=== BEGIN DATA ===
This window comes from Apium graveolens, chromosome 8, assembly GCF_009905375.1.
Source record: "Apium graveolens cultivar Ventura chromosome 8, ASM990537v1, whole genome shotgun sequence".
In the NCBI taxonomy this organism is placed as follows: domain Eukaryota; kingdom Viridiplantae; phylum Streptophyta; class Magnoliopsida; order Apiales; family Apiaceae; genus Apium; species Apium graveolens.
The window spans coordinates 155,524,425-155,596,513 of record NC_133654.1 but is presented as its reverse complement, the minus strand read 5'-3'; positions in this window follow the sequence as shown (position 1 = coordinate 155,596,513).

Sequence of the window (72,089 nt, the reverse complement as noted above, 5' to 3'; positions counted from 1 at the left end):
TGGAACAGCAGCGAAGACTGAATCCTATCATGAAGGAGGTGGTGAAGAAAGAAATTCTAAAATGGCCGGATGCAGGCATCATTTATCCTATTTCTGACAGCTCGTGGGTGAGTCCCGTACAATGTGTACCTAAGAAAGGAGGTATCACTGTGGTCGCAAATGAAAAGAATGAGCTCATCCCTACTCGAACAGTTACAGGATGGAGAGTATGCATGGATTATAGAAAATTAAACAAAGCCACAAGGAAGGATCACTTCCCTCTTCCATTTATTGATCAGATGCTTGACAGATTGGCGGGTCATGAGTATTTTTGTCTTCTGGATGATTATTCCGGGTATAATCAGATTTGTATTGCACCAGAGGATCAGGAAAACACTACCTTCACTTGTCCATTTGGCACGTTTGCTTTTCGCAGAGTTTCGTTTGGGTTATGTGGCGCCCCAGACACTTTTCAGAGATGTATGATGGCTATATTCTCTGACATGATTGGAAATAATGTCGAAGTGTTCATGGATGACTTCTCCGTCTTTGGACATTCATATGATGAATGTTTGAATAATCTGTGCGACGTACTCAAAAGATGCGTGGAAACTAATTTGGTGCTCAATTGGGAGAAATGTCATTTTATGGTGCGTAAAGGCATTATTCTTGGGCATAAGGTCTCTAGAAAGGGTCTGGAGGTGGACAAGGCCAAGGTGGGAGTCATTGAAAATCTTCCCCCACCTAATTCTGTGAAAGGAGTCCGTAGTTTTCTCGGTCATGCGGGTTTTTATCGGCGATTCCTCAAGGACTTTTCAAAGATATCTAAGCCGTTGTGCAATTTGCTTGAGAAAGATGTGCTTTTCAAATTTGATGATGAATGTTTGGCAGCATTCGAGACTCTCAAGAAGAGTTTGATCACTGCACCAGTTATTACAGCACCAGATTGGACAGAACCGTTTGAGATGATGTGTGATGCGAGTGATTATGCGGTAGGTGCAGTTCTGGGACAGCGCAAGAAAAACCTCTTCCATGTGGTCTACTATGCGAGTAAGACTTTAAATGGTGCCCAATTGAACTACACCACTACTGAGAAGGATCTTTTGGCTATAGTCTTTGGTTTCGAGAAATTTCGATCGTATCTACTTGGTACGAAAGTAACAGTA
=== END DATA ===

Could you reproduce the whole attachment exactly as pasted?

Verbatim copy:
This window comes from Apium graveolens, chromosome 8, assembly GCF_009905375.1.
Source record: "Apium graveolens cultivar Ventura chromosome 8, ASM990537v1, whole genome shotgun sequence".
In the NCBI taxonomy this organism is placed as follows: domain Eukaryota; kingdom Viridiplantae; phylum Streptophyta; class Magnoliopsida; order Apiales; family Apiaceae; genus Apium; species Apium graveolens.
The window spans coordinates 155,524,425-155,596,513 of record NC_133654.1 but is presented as its reverse complement, the minus strand read 5'-3'; positions in this window follow the sequence as shown (position 1 = coordinate 155,596,513).

Sequence of the window (72,089 nt, the reverse complement as noted above, 5' to 3'; positions counted from 1 at the left end):
TGGAACAGCAGCGAAGACTGAATCCTATCATGAAGGAGGTGGTGAAGAAAGAAATTCTAAAATGGCCGGATGCAGGCATCATTTATCCTATTTCTGACAGCTCGTGGGTGAGTCCCGTACAATGTGTACCTAAGAAAGGAGGTATCACTGTGGTCGCAAATGAAAAGAATGAGCTCATCCCTACTCGAACAGTTACAGGATGGAGAGTATGCATGGATTATAGAAAATTAAACAAAGCCACAAGGAAGGATCACTTCCCTCTTCCATTTATTGATCAGATGCTTGACAGATTGGCGGGTCATGAGTATTTTTGTCTTCTGGATGATTATTCCGGGTATAATCAGATTTGTATTGCACCAGAGGATCAGGAAAACACTACCTTCACTTGTCCATTTGGCACGTTTGCTTTTCGCAGAGTTTCGTTTGGGTTATGTGGCGCCCCAGACACTTTTCAGAGATGTATGATGGCTATATTCTCTGACATGATTGGAAATAATGTCGAAGTGTTCATGGATGACTTCTCCGTCTTTGGACATTCATATGATGAATGTTTGAATAATCTGTGCGACGTACTCAAAAGATGCGTGGAAACTAATTTGGTGCTCAATTGGGAGAAATGTCATTTTATGGTGCGTAAAGGCATTATTCTTGGGCATAAGGTCTCTAGAAAGGGTCTGGAGGTGGACAAGGCCAAGGTGGGAGTCATTGAAAATCTTCCCCCACCTAATTCTGTGAAAGGAGTCCGTAGTTTTCTCGGTCATGCGGGTTTTTATCGGCGATTCCTCAAGGACTTTTCAAAGATATCTAAGCCGTTGTGCAATTTGCTTGAGAAAGATGTGCTTTTCAAATTTGATGATGAATGTTTGGCAGCATTCGAGACTCTCAAGAAGAGTTTGATCACTGCACCAGTTATTACAGCACCAGATTGGACAGAACCGTTTGAGATGATGTGTGATGCGAGTGATTATGCGGTAGGTGCAGTTCTGGGACAGCGCAAGAAAAACCTCTTCCATGTGGTCTACTATGCGAGTAAGACTTTAAATGGTGCCCAATTGAACTACACCACTACTGAGAAGGATCTTTTGGCTATAGTCTTTGGTTTCGAGAAATTTCGATCGTATCTACTTGGTACGAAAGTAACAGTA